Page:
Two further bedrooms could be found on the Shelter deck, including one known within the family as the unofficial ‘honeymoon suite’ – housing the only double bed on the ship.

The room hosted four newly-married Royal couples – Princess Margaret and Anthony Armstrong Jones in 1960; Princess Anne and Captain Mark Phillips in 1973; Prince Charles and Lady Diana Spencer in 1981; and the Duke of York and Sarah Ferguson in 1986.

Further along from the Royal bedrooms, the Verandah deck served as a dual-function leisure area for the family, and also as a reception area for official visits. From the Verandah deck, the Queen could access her favourite room – the sun lounge. It was here that Her Majesty could truly unwind after Royal duties.

Relaxation was at the forefront of onboard operations. The ship’s crew (21 officers and 220 yachtsmen) were instructed to carry out their duties without making excess noise. The crew would therefore communicate with sign language and wear trainers to minimise disruption of movement.

This format of 'unobtrusive excellence' allowed the Queen to recline and decompress; something she was seldom afforded when on land.

HMY Britannia in King George Dock, Hull, July 1977. Credit: Picryl

The Queen’s loyal companion

Throughout the latter half of the 20th century, HMY Britannia was a constant companion for Queen Elizabeth II during historic overseas visits. President Eisenhower was hosted on board during a landmark visit to Chicago in 1959, and the Queen used the Royal Yacht for her first official visit to the UAE.

A renowned car enthusiast, Her Majesty cherished being able to travel with her bespoke Rolls-Royce and beloved ceremonial Land Rover; nestled safely in the yacht’s garage. The cars usually travelled to Scotland with the family for summer holidays on the west coast of Scotland.

Experts on the Royals proclaim that Her Majesty’s happiest times involved travelling to Balmoral, admittedly her favourite hideaway when not aboard Britannia, while taking in the splendour of Scotland’s rugged coastline from the Yacht’s deck.

However, despite overwhelming success as an ambassador for Britain, it was becoming evermore difficult to justify the ship’s running costs. During a bleak financial time in the run-up to a general election, John Major’s conservative government announced the decision to decommission HMY Britannia.

Naturally, although the Queen fully understood, she was ultimately heartbroken.

The Royal Yacht anchored abroad. Credit: Royal Yacht Britannia

Too expensive to continue

In 1986, the ship was dispatched on a rescue mission to save refugees from the Yemen civil war; something that would have undoubtedly pleased King George VI.

What would have provided disappointment, however, was that the Britannia was deemed unsuitable for action during the Falklands war some years prior.

While the yacht’s secondary purpose as a ‘hospital ship’ helped to justify its cost to the public purse, that ideology was scuppered when war was declared against Argentina.

Despite the ship’s dual-purpose claim, Britannia was not sent to the Falklands on the basis that the fuel used to power the engines did not match with the rest of the naval fleet.

The Royal Yacht also boasted huge symbolic value, making it a prime target for Argentinian efforts to sink British vessels. The fuel situation was no lie, but it also felt like a handy escape clause. This controversy undermined the ship’s costly justification. The taxpayer was not going to fund a ship that held no public use.

That sentiment rang true when running costs were published for the public to see. Yearly amounts topped an eye-watering £11 million, on top of around £17 million every decade to update and enhance the ageing ship for contemporary use.

By the 1990s, Britannia was already suffering. After more than 40 years of service, the elements had taken a toll on her.

On the basis of finance, the decision to decommission HMY Britannia had also been on the cards for some time, and by 1994, the public purse was no longer available for the Royal yacht’s upkeep.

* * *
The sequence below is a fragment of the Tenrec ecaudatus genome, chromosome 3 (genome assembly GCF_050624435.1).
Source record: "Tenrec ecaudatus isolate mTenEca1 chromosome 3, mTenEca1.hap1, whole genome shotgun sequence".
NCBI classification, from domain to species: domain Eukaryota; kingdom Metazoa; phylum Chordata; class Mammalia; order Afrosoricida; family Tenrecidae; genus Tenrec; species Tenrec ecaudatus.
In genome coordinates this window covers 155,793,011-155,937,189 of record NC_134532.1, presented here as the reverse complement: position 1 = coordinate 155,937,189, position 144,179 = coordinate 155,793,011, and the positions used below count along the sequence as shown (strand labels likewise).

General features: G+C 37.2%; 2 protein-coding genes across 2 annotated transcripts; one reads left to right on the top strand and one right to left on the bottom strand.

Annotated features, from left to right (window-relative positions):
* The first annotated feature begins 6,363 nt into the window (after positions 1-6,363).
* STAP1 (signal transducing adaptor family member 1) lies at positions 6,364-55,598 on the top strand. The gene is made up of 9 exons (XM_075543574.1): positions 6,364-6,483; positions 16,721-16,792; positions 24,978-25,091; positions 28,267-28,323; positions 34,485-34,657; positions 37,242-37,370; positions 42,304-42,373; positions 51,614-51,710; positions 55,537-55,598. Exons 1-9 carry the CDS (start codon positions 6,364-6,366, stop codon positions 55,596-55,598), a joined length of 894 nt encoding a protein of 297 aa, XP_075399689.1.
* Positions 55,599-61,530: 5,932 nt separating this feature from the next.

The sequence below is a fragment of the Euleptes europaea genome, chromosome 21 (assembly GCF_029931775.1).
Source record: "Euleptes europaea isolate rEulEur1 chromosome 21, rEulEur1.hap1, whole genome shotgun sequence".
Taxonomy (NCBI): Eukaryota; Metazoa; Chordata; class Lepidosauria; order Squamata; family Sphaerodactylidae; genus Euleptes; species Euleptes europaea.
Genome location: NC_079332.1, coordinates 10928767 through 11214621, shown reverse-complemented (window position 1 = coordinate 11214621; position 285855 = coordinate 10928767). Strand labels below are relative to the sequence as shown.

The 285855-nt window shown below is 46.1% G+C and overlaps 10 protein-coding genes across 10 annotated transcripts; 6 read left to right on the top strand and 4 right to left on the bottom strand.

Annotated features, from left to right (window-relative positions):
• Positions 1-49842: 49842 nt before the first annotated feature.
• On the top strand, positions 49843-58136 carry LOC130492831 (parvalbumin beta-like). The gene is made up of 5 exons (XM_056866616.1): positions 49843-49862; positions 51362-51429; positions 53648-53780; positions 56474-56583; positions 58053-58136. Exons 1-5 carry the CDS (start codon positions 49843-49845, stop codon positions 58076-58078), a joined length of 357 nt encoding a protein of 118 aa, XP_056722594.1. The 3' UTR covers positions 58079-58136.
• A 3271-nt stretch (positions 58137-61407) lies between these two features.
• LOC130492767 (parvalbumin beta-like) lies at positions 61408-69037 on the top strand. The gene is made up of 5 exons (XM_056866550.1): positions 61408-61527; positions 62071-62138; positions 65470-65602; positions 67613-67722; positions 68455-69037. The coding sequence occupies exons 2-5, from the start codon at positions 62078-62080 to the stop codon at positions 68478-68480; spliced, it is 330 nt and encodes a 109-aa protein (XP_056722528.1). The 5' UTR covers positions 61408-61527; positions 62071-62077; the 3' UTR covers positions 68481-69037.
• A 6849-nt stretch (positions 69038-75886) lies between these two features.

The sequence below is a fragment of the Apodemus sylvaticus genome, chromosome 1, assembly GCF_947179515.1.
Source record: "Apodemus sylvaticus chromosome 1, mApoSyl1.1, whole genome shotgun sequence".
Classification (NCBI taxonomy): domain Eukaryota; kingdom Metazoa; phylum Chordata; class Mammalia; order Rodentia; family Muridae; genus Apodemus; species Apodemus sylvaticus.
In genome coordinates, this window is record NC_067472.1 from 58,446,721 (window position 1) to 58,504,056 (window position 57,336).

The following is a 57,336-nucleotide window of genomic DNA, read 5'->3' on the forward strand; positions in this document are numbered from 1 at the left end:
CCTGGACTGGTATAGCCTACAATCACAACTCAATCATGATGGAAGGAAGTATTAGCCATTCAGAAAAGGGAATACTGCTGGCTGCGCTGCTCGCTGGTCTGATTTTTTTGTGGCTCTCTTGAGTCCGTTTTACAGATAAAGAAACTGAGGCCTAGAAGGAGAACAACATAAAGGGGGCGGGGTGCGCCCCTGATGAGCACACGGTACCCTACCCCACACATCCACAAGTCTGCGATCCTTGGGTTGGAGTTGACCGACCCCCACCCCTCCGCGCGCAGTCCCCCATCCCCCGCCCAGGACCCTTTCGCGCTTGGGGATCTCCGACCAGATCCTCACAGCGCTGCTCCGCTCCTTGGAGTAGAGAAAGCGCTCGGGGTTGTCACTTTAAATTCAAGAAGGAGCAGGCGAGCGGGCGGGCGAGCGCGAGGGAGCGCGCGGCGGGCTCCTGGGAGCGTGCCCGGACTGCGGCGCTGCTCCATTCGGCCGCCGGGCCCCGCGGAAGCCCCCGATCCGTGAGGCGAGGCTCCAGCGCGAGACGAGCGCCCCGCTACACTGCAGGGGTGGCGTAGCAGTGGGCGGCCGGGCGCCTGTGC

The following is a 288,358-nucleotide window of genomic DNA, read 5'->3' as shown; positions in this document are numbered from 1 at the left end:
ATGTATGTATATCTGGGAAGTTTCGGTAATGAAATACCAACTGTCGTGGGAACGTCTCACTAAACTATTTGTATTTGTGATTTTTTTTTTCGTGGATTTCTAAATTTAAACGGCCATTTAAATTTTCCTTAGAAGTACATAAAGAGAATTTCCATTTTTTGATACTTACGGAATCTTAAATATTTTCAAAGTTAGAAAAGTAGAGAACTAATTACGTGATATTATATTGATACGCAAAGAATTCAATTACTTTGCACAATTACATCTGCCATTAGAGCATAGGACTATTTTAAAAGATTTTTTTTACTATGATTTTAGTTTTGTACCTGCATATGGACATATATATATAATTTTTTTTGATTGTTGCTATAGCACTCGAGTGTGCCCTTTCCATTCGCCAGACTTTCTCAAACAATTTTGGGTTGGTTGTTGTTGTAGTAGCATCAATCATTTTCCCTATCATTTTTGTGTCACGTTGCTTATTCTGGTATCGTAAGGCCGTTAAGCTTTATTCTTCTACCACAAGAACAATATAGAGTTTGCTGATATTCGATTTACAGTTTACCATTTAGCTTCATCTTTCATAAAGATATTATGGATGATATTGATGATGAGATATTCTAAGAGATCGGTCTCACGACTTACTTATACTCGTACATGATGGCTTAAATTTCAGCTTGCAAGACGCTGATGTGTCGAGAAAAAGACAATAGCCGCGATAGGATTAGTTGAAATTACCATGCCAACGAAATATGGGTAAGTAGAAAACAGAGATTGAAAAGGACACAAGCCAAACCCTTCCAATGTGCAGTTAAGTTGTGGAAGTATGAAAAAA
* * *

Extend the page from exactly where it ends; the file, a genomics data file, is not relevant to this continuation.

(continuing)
During this stretch, a replacement ship was announced, although everyone knew that it was unlikely to happen. With the general elections of 1997 fast approaching, Britannia’s expensive existence once again hit the headlines. Dragging the ship into a game of political point-scoring apparently infuriated Her Majesty.

In a bid to regain public favour, the Conservatives performed a U-turn on replacing the Royal yacht and claimed they would not spend public money on something so frivolous. However, when Tony Blair’s Labour government won a landslide election, Britannia’s fate was sealed.

“The yacht last underwent a major refit in 1987. A further refit at an estimated cost of some £17 million would be necessary in 1996–97 but would only prolong her life for a further five years. In view of her age, even after the refit she would be difficult to maintain and expensive to run. It has therefore been decided to decommission 'Britannia' in 1997. The government will now consider the question of whether to replace 'Britannia'.”
— Viscount Cranborne, House of Lords Hansard: Written Answers June 23, 1994
The Queen wipes away a tear during the decommissioning ceremony. Credit: Royal Collection Trust

Saying goodbye

The decommissioning of Britannia took place in Portsmouth, on December 11, 1997, having completed a final foreign mission to bring the last governor of Hong Kong and the Prince of Wales back from the handover to the People’s Republic of China on July 1.

Normally undemonstrative in public, both the Queen and Prince Phillip reportedly shed a tear as the ship’s Royal life came to an end. Leaving the ship for the final time, followed by the lament of a bagpipe-led rendition of Highland Cathedral, Her Majesty’s loss was set to be the public’s gain – with museum status all but secured.

The ceremony was attended by nearly every senior Royal family member, creating the biggest outpouring of Royal emotion witnessed in some time.

Queen Elizabeth was right to feel emotional. Besides the fatherly connection and loyally steadfast presence through thick and thin, the Queen was losing her crafted home of almost 50 years.

The ship had kept her family safe, performed ambassadorial duties with merit, and symbolised the British mantra in the name of the British people.

Bidding farewell to her beloved Britannia, the Queen said: "Looking back over 44 years we can all reflect with pride and gratitude upon this great ship which has served the country, the Royal Navy and my family with such distinction."

Although Buckingham Palace awaited her, those close to Her Majesty felt as though the Queen had effectively lost her once proud home.

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About Calum Brown

Calum holds a deep interest in all things heritage and remains one of Britain’s most enthusiastic historians.

As a seasoned journalist, he has spent considerable time abroad and relishes all forms of transport. Shipping is in the blood, with a family connection to Stena Line embedded in his DNA. He also refuses to admit that 21st Century music exists.

Calum has developed a skill for bringing history alive, and always insists on making heritage accessible for everyone.